Check fraud can result in being arrested in some cases or you may be heavily fined. This does depend on the state that you live in, however. Below is information on what check fraud is, as well as the steps you should take to take care of everything.
It is common for someone to accidentally write a check when there is not enough money in their checking account to cover it. If you wrote a bad check, however, and you knew there was not enough money, you could be charged with check fraud. In many cases, you would have to do this several times before being charged. Much of this does depend on how large the check was written for. For example, if it is a small amount, you may not have to worry. If it was a large check, however, this is where things could get bad for you.
What You Should Do
There are many things you should do in a case like this, including:
Do a Warrant Check
You can check yourself if you have a warrant out for you. There are websites that allow you to check this. You may have to pay a fee for this, but it is generally not a large amount. There may be a website for the sheriff's department or county court that you live in to check if you have a warrant out for you. One of the best ways to determine this is to hire an attorney, as they will have access to this information. A bail bondsman in your area may also have this information. You could call the police department, but you will have to answer a lot of questions.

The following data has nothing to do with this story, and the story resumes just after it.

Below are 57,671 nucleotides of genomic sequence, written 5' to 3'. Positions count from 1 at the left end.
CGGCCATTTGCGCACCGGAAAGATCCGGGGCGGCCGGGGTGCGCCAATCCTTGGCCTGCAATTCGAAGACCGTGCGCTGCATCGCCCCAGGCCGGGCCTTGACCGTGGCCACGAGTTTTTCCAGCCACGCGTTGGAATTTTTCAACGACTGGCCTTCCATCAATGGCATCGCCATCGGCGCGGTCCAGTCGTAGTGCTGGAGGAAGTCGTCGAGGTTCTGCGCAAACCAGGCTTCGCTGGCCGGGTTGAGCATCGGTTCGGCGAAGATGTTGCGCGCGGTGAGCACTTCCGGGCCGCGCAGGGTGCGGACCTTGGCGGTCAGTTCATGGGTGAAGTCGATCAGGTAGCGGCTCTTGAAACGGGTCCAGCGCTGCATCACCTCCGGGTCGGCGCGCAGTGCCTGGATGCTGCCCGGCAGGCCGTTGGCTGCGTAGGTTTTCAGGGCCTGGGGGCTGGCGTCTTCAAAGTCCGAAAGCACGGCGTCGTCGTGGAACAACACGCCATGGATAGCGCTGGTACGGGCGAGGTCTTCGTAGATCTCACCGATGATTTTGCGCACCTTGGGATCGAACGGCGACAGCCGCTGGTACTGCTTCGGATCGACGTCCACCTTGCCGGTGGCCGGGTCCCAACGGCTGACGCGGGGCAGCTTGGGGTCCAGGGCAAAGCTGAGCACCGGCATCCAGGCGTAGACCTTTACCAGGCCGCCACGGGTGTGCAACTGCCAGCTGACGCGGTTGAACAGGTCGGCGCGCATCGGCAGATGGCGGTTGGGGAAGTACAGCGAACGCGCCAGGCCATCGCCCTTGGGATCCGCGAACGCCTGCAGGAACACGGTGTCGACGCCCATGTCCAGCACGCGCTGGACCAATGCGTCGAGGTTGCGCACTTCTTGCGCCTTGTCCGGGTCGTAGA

Contact the Merchant
Contact the merchant where you wrote the check and tell them that you will cover it, such as bringing them cash. In some cases, they will drop the charges against you. If you have written several bad checks to the merchant, they will likely pursue action against you. At this time, an arrest warrant can be issued.
What Happens If You Get Arrested
If you get arrested, you can post bail to get out until your trial date. In many cases, the district attorney will give you a plea deal. This will include you setting up payments with the court to cover the check. You will also have to pay fines in most cases. If the district attorney does not offer you a plea deal, ask for a delay in your court hearing so you can have time to talk with the merchant and pay them back. If you do this, your charges may be dropped, or your jail time will be drastically reduced. If you do not pay your payments, you will have to pay more fines, and you may have to go to jail and your time will be increased.
An attorney can give you much more information about this. Contact a warrant check service to learn more.Share
9 September 2021
When it comes to borrowing cash for a new house or a nice car, how much money do you really need? Although you might be tempted to mortgage yourself to the brim or borrow a little more than you should, the fact of the matter is that everyone has financial limits. My blog discusses the impact of borrowing more than you need, so that you can make smarter decisions with your money. In addition to keeping you out of trouble, this valuable information might also improve your quality of life and protect your financial future. You never know, it could make all the difference.